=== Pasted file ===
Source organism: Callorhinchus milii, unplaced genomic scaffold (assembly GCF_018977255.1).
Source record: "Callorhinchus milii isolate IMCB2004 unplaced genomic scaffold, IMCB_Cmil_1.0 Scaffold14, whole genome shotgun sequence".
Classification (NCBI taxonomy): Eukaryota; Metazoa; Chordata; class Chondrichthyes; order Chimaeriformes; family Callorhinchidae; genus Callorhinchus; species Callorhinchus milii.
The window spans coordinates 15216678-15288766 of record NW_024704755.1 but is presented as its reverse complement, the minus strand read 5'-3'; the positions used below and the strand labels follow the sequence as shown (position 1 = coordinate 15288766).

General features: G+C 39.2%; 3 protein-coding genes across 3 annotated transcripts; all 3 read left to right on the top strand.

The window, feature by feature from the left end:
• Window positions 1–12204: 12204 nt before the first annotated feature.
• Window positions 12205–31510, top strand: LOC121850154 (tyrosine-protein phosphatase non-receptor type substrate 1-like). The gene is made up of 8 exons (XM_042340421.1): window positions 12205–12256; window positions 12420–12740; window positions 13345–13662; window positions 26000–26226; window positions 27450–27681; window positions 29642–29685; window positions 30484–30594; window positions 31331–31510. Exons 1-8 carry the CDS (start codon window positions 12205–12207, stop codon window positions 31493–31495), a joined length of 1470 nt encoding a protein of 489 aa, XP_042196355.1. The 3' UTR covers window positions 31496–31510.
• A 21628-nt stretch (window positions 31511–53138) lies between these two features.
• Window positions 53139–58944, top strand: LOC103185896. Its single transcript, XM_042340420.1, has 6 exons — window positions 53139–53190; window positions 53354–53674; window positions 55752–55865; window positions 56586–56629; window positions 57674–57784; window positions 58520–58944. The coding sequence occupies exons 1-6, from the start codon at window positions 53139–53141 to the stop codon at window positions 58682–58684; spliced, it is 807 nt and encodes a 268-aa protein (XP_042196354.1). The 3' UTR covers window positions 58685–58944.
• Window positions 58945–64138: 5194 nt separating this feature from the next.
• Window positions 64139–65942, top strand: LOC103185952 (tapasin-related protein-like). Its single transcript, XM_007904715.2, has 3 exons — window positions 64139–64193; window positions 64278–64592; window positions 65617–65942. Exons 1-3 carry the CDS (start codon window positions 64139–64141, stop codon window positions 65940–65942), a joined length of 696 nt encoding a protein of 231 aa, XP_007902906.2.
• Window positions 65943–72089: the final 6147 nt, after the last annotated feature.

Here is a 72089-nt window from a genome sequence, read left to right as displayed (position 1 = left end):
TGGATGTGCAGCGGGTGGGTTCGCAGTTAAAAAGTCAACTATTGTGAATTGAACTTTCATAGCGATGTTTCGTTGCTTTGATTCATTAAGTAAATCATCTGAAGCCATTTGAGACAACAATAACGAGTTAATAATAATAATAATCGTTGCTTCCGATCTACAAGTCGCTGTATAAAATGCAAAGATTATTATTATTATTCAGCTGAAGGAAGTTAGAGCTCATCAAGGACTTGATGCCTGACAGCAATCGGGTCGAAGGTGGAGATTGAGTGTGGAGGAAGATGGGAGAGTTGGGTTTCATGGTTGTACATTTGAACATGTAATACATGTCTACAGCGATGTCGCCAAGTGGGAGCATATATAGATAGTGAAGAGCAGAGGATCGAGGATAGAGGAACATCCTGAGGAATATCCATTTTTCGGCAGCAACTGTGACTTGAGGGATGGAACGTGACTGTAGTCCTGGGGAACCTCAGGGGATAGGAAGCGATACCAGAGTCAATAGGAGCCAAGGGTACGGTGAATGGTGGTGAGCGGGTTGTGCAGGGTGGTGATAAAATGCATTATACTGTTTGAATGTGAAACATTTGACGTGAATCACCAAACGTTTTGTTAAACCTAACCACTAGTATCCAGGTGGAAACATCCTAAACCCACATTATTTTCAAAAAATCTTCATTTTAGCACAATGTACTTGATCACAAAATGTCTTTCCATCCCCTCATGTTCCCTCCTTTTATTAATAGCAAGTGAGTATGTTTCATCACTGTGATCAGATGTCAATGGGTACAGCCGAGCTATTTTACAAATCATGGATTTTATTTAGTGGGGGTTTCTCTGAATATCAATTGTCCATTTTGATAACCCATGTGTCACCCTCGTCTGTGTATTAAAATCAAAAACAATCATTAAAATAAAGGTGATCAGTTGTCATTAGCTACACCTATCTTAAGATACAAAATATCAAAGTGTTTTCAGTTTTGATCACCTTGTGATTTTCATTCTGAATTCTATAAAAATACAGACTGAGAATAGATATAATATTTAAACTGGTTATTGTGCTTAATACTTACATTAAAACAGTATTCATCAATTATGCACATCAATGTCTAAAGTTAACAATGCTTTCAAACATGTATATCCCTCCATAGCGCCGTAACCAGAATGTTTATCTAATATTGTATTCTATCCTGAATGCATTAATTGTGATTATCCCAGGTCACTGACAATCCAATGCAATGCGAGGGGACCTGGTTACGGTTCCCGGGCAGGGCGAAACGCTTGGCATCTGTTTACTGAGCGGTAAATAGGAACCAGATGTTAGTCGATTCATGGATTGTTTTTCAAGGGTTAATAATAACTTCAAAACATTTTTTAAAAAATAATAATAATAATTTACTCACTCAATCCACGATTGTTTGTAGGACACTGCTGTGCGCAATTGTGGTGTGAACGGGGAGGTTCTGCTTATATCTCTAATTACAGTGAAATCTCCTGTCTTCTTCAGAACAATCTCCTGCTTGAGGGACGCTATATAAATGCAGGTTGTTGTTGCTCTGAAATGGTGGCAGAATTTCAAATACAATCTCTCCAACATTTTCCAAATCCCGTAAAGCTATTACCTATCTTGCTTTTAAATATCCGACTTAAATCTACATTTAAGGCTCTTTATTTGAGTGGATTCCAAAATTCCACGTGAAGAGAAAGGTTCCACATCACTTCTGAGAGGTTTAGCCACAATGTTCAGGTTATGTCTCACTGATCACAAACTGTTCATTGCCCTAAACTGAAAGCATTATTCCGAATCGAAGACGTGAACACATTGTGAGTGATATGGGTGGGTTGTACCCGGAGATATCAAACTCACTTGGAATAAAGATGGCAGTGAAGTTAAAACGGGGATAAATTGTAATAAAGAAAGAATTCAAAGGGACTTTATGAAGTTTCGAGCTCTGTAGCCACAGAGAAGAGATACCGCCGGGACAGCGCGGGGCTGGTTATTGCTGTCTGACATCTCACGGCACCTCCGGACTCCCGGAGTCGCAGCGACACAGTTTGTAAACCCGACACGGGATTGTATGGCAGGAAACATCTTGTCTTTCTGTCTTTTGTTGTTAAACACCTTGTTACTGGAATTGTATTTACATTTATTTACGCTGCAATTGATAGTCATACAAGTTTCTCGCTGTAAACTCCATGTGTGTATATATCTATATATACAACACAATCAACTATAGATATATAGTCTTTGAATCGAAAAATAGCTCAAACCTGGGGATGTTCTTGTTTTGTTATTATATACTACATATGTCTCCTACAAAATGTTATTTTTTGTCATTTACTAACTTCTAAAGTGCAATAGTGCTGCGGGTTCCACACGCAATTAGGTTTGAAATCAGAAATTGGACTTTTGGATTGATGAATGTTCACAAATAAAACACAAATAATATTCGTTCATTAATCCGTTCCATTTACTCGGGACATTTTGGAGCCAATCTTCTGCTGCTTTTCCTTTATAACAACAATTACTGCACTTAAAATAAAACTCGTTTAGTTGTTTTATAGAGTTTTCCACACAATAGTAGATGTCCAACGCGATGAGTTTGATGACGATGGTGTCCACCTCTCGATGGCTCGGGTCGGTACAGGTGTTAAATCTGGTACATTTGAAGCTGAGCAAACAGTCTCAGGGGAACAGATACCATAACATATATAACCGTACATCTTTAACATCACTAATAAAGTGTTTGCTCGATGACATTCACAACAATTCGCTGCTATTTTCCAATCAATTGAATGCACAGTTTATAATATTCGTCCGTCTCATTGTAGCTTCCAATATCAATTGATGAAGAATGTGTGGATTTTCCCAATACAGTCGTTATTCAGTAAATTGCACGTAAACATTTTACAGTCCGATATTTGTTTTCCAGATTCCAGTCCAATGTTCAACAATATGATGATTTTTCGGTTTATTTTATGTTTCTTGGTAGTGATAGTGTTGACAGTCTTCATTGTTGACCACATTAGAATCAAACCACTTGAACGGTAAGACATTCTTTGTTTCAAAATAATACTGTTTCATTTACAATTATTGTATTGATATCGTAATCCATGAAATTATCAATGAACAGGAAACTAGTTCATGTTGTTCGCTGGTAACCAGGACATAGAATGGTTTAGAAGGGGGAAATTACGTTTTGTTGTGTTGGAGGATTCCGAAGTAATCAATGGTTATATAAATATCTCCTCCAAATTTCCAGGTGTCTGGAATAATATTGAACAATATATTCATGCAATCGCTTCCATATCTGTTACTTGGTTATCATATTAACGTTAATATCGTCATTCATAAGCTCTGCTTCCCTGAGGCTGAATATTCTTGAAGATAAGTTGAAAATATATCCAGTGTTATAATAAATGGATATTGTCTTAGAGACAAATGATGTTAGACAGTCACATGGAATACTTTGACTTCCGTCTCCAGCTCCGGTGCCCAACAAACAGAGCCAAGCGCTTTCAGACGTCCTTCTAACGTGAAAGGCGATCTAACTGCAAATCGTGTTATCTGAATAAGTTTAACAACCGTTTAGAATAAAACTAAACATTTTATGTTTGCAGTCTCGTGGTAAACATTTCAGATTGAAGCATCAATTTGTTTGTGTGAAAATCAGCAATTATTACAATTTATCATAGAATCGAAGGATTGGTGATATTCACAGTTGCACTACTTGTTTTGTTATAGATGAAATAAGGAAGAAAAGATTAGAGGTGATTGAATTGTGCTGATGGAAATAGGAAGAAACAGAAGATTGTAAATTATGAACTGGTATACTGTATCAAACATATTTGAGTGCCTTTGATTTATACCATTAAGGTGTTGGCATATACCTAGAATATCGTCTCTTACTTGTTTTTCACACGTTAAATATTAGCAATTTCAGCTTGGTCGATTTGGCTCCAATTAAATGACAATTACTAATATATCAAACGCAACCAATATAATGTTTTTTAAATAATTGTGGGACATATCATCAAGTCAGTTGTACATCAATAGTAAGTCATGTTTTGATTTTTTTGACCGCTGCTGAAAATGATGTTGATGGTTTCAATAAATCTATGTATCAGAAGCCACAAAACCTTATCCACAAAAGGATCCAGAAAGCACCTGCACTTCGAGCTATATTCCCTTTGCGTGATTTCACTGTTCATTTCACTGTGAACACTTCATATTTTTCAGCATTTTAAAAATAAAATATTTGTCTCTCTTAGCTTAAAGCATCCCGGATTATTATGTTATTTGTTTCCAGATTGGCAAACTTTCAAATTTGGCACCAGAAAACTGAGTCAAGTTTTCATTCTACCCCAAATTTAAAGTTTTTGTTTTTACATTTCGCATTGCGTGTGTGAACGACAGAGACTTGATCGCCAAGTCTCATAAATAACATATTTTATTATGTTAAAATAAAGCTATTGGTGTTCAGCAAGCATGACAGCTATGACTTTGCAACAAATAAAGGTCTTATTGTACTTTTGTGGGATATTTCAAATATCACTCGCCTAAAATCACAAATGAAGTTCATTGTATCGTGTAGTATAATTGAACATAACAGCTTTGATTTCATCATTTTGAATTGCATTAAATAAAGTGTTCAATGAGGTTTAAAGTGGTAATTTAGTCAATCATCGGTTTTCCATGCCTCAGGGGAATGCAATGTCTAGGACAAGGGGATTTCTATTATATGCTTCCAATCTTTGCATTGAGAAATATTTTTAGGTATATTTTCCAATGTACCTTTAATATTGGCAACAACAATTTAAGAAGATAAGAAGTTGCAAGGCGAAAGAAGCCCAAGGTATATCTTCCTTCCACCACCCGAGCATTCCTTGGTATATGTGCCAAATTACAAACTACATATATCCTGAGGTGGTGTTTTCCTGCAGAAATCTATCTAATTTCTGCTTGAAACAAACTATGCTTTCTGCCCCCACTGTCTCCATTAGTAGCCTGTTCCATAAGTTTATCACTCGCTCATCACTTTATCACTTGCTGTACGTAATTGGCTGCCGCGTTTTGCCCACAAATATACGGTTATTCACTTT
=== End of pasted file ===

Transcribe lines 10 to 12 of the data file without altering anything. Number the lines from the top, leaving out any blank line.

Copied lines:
• Window positions 53139–58944, top strand: LOC103185896. Its single transcript, XM_042340420.1, has 6 exons — window positions 53139–53190; window positions 53354–53674; window positions 55752–55865; window positions 56586–56629; window positions 57674–57784; window positions 58520–58944. The coding sequence occupies exons 1-6, from the start codon at window positions 53139–53141 to the stop codon at window positions 58682–58684; spliced, it is 807 nt and encodes a 268-aa protein (XP_042196354.1). The 3' UTR covers window positions 58685–58944.
• Window positions 58945–64138: 5194 nt separating this feature from the next.
• Window positions 64139–65942, top strand: LOC103185952 (tapasin-related protein-like). Its single transcript, XM_007904715.2, has 3 exons — window positions 64139–64193; window positions 64278–64592; window positions 65617–65942. Exons 1-3 carry the CDS (start codon window positions 64139–64141, stop codon window positions 65940–65942), a joined length of 696 nt encoding a protein of 231 aa, XP_007902906.2.